(c) Identify and obtain the revenue and resources necessary to ensure that the Bill of Rights for Children and Youth of California, in its totality, is applied evenly, equitably, and appropriately to all children and youth across the state.

 

The wording used in SB-17 makes it easy for the government to manipulate and use in their favor in almost any given scenario. What the government may see as “acting in the best interest” of a child may wildly differ from what the parent believes is best for their child. If a parent is homeschooling and decides to not follow a curriculum, can the parents then be accused of not providing “appropriate, quality education?” With the push for mandatory vaccines, the government giving themselves blanketing responsibility of determining what is appropriate healthcare for a child is particularly alarming.

Medical kidnapping is a nightmare parents who dare to disagree with their doctors are having to face. Doctors are using CPS to take children away and persecute parents without a trial and in without providing any actual evidence.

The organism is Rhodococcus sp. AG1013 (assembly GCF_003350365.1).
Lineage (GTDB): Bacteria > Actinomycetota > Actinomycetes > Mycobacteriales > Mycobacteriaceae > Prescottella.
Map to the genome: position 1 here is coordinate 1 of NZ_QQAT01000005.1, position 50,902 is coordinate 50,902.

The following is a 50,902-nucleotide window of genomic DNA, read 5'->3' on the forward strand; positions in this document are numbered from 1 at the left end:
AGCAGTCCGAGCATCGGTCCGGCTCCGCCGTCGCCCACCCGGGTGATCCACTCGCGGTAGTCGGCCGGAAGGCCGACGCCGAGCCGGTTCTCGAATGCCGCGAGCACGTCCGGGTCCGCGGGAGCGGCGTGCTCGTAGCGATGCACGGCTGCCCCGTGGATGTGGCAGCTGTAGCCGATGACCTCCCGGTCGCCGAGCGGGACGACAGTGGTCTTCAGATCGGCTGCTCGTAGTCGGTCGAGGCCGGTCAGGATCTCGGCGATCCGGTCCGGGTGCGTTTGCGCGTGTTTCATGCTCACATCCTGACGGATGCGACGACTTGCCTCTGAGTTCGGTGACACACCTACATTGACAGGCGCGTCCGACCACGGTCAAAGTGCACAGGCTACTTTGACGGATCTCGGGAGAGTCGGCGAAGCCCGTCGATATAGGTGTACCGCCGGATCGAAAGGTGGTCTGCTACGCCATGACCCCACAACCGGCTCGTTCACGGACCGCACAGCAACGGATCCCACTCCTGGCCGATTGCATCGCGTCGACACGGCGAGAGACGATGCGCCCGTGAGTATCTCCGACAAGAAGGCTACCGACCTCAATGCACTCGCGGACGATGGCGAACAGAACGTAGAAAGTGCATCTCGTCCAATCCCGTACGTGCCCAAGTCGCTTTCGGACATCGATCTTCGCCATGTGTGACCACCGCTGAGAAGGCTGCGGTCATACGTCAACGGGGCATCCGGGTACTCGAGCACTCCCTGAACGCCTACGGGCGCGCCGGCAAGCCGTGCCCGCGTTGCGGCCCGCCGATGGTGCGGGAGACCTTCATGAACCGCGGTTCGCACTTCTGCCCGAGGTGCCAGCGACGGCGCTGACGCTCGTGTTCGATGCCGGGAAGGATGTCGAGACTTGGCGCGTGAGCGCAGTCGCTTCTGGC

One story that made national news and brought the reality of medical kidnapping to the public eye is that of Justina Pelletier by Boston Children’s Hospital. Justina’s family was referred to Boston Children’s Hospital when her doctor’s diagnosed her with mitochondrial disease. After she was admitted, she was put into a psychiatric ward instead by a different group of physicians who decided she did not have mitochondrial disease. The state of Massachusetts then took custody of the child when her parents and former doctors objected.

Medicalkidnap.com is a website dedicated to the injustices of families like Justina’s where one can read about hundreds of other cases.

Separation from parents is an undoubtedly emotional traumatic experience for children. Parents are also finding that their once healthy children are becoming sick and many even die in foster care from abuse or neglect. The system is extremely corrupt and CPS has clearly shown it cares more about power and funding than it does actually protecting children.